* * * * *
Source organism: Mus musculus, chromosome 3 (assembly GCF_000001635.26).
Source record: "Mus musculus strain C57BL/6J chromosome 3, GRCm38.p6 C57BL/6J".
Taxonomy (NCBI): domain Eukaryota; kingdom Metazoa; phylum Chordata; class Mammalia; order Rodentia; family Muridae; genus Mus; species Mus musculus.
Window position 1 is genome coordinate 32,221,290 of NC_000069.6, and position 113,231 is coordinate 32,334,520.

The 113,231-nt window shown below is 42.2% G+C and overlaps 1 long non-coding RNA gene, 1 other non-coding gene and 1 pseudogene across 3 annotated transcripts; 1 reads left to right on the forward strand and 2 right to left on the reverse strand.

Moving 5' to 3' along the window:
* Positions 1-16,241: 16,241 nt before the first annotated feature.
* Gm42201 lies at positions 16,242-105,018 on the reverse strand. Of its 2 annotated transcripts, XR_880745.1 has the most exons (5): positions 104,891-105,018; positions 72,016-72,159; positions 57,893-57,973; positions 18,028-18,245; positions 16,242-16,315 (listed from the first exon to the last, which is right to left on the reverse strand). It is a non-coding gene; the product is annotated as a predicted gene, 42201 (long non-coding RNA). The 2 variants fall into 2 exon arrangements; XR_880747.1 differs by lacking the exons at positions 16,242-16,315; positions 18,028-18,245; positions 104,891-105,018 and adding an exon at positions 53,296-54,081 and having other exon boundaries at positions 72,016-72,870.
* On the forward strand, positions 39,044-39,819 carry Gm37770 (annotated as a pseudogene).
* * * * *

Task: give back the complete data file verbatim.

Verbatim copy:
Source organism: Mus musculus, chromosome 3 (assembly GCF_000001635.26).
Source record: "Mus musculus strain C57BL/6J chromosome 3, GRCm38.p6 C57BL/6J".
Taxonomy (NCBI): domain Eukaryota; kingdom Metazoa; phylum Chordata; class Mammalia; order Rodentia; family Muridae; genus Mus; species Mus musculus.
Window position 1 is genome coordinate 32,221,290 of NC_000069.6, and position 113,231 is coordinate 32,334,520.

The 113,231-nt window shown below is 42.2% G+C and overlaps 1 long non-coding RNA gene, 1 other non-coding gene and 1 pseudogene across 3 annotated transcripts; 1 reads left to right on the forward strand and 2 right to left on the reverse strand.

Moving 5' to 3' along the window:
* Positions 1-16,241: 16,241 nt before the first annotated feature.
* Gm42201 lies at positions 16,242-105,018 on the reverse strand. Of its 2 annotated transcripts, XR_880745.1 has the most exons (5): positions 104,891-105,018; positions 72,016-72,159; positions 57,893-57,973; positions 18,028-18,245; positions 16,242-16,315 (listed from the first exon to the last, which is right to left on the reverse strand). It is a non-coding gene; the product is annotated as a predicted gene, 42201 (long non-coding RNA). The 2 variants fall into 2 exon arrangements; XR_880747.1 differs by lacking the exons at positions 16,242-16,315; positions 18,028-18,245; positions 104,891-105,018 and adding an exon at positions 53,296-54,081 and having other exon boundaries at positions 72,016-72,870.
* On the forward strand, positions 39,044-39,819 carry Gm37770 (annotated as a pseudogene).